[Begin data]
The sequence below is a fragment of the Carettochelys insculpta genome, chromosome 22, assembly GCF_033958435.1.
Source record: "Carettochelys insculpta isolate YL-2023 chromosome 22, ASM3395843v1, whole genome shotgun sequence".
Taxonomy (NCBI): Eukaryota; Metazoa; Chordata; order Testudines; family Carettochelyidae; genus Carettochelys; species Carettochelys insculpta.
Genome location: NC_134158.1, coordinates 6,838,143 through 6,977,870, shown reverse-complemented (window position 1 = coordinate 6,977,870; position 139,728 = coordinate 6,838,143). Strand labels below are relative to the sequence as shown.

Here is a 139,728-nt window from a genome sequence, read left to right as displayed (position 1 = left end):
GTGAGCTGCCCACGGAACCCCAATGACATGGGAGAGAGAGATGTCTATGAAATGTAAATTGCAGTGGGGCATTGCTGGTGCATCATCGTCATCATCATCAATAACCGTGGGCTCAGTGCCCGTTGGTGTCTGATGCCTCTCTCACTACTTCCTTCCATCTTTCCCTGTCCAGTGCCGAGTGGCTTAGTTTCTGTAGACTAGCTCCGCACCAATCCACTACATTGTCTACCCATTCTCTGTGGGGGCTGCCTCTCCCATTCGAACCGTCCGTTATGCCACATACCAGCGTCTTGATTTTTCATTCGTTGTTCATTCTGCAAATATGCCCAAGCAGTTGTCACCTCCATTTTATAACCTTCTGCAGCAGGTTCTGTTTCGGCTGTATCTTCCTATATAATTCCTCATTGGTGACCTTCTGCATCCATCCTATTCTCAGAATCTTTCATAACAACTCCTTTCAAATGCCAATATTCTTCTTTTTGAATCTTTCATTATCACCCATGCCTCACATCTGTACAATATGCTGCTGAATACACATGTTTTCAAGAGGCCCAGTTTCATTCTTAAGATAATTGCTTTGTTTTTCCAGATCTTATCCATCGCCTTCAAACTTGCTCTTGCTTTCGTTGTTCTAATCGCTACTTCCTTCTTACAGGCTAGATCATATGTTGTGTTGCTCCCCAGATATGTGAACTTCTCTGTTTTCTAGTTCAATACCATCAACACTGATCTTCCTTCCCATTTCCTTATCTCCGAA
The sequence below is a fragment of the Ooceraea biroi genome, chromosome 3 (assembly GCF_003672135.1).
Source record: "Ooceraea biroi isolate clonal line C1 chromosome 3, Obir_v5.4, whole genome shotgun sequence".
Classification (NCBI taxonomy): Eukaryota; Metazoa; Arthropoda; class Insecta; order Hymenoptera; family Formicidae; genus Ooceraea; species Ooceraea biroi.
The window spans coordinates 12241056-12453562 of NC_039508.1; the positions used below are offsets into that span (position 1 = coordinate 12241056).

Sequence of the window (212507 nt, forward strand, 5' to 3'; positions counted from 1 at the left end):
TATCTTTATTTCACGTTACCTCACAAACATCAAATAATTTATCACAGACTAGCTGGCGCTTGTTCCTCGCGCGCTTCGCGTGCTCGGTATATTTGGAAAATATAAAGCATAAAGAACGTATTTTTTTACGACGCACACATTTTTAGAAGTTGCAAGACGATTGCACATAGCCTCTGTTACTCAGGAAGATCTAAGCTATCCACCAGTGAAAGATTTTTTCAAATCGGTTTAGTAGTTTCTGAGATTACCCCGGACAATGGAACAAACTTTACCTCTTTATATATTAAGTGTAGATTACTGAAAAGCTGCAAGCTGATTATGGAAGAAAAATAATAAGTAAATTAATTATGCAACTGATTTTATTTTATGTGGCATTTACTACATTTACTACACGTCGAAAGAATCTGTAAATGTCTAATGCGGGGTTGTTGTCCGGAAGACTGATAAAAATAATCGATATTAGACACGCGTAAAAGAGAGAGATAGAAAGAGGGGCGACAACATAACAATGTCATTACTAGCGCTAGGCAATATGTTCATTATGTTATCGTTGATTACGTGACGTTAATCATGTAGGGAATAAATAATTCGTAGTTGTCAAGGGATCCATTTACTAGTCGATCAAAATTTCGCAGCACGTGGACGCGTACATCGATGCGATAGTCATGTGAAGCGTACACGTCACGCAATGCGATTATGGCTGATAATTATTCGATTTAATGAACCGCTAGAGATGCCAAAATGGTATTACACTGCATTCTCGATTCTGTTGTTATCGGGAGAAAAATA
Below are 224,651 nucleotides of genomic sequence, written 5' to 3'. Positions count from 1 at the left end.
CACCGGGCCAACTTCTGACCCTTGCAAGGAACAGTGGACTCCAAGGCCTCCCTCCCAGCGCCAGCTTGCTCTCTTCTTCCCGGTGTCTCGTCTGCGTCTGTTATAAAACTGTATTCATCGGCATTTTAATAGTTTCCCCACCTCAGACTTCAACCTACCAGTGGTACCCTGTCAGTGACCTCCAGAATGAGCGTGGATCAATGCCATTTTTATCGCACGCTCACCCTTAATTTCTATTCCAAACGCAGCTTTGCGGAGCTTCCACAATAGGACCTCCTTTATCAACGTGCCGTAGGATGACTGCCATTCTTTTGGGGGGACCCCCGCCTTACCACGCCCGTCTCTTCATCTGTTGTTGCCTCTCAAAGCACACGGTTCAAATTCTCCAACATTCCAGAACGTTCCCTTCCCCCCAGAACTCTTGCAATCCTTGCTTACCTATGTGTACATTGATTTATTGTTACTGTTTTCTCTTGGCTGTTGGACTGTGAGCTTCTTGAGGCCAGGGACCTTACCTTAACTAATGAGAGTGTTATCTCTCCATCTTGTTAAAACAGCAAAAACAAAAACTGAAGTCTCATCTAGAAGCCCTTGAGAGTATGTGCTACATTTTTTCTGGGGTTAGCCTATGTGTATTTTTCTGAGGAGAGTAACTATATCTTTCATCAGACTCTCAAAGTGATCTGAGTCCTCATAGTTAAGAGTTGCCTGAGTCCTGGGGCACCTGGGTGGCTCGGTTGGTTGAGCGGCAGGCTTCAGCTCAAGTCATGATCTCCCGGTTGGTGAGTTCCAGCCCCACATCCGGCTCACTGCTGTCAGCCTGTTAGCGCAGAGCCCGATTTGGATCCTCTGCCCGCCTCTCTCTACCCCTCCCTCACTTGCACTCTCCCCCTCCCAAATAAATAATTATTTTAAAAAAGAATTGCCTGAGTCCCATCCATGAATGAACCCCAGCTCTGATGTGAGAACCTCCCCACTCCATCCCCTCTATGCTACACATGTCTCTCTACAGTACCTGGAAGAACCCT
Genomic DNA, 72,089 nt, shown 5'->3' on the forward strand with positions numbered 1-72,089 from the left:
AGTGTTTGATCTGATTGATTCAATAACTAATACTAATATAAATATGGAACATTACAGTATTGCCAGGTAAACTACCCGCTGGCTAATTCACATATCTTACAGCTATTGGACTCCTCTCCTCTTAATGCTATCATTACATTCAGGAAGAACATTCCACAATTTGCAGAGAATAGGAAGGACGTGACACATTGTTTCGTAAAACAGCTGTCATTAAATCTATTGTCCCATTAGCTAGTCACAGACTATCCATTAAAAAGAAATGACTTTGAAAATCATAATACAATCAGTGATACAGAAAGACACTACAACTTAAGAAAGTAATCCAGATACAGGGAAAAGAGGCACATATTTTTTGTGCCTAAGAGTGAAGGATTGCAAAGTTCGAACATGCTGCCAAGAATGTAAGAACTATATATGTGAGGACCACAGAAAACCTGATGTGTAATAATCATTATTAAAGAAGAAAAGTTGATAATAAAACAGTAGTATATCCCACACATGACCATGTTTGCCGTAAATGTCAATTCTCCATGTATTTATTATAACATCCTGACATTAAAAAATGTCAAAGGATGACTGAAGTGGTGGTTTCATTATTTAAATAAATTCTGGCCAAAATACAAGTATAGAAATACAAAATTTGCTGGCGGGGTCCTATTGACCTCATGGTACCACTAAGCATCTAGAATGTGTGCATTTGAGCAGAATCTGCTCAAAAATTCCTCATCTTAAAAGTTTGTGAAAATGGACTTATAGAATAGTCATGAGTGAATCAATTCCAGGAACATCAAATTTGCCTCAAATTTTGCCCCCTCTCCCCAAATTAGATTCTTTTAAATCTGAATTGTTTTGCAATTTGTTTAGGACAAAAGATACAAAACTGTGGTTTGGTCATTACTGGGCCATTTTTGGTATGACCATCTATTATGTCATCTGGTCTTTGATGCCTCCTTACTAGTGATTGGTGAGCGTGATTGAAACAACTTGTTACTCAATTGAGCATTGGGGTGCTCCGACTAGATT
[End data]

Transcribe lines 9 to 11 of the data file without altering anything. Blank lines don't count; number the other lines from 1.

Classification (NCBI taxonomy): Eukaryota; Metazoa; Arthropoda; class Insecta; order Hymenoptera; family Formicidae; genus Ooceraea; species Ooceraea biroi.
The window spans coordinates 12241056-12453562 of NC_039508.1; the positions used below are offsets into that span (position 1 = coordinate 12241056).

Sequence of the window (212507 nt, forward strand, 5' to 3'; positions counted from 1 at the left end):